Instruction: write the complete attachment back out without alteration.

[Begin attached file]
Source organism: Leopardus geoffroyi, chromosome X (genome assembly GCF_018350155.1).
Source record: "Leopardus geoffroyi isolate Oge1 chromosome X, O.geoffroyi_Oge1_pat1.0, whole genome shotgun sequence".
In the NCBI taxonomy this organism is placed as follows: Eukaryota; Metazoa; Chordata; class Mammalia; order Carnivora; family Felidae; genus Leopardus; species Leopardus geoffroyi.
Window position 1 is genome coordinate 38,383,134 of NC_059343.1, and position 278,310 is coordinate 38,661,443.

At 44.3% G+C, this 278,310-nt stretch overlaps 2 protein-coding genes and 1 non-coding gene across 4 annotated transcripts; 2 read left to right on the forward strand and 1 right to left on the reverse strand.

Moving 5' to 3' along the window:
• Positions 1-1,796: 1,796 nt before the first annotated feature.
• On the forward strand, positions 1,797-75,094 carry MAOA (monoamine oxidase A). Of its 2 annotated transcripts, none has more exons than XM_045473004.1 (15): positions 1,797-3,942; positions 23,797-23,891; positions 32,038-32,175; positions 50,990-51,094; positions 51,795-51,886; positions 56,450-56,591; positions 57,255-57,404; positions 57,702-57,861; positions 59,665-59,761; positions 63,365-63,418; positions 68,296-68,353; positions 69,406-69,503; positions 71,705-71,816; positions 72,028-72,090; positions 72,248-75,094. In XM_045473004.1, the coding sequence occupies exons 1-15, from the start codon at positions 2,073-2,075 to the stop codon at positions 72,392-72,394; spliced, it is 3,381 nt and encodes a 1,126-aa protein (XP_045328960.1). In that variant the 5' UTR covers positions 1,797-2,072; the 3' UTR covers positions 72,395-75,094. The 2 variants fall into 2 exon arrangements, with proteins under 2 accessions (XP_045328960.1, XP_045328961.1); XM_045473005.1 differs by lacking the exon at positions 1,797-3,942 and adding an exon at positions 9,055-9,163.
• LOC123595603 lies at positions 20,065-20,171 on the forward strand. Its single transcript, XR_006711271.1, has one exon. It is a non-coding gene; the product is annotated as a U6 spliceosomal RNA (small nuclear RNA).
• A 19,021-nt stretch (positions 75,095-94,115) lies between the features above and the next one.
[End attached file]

Source organism: Leopardus geoffroyi, chromosome X (genome assembly GCF_018350155.1).
Source record: "Leopardus geoffroyi isolate Oge1 chromosome X, O.geoffroyi_Oge1_pat1.0, whole genome shotgun sequence".
In the NCBI taxonomy this organism is placed as follows: Eukaryota; Metazoa; Chordata; class Mammalia; order Carnivora; family Felidae; genus Leopardus; species Leopardus geoffroyi.
Window position 1 is genome coordinate 38,383,134 of NC_059343.1, and position 278,310 is coordinate 38,661,443.

At 44.3% G+C, this 278,310-nt stretch overlaps 2 protein-coding genes and 1 non-coding gene across 4 annotated transcripts; 2 read left to right on the forward strand and 1 right to left on the reverse strand.

Moving 5' to 3' along the window:
• Positions 1-1,796: 1,796 nt before the first annotated feature.
• On the forward strand, positions 1,797-75,094 carry MAOA (monoamine oxidase A). Of its 2 annotated transcripts, none has more exons than XM_045473004.1 (15): positions 1,797-3,942; positions 23,797-23,891; positions 32,038-32,175; positions 50,990-51,094; positions 51,795-51,886; positions 56,450-56,591; positions 57,255-57,404; positions 57,702-57,861; positions 59,665-59,761; positions 63,365-63,418; positions 68,296-68,353; positions 69,406-69,503; positions 71,705-71,816; positions 72,028-72,090; positions 72,248-75,094. In XM_045473004.1, the coding sequence occupies exons 1-15, from the start codon at positions 2,073-2,075 to the stop codon at positions 72,392-72,394; spliced, it is 3,381 nt and encodes a 1,126-aa protein (XP_045328960.1). In that variant the 5' UTR covers positions 1,797-2,072; the 3' UTR covers positions 72,395-75,094. The 2 variants fall into 2 exon arrangements, with proteins under 2 accessions (XP_045328960.1, XP_045328961.1); XM_045473005.1 differs by lacking the exon at positions 1,797-3,942 and adding an exon at positions 9,055-9,163.
• LOC123595603 lies at positions 20,065-20,171 on the forward strand. Its single transcript, XR_006711271.1, has one exon. It is a non-coding gene; the product is annotated as a U6 spliceosomal RNA (small nuclear RNA).
• A 19,021-nt stretch (positions 75,095-94,115) lies between the features above and the next one.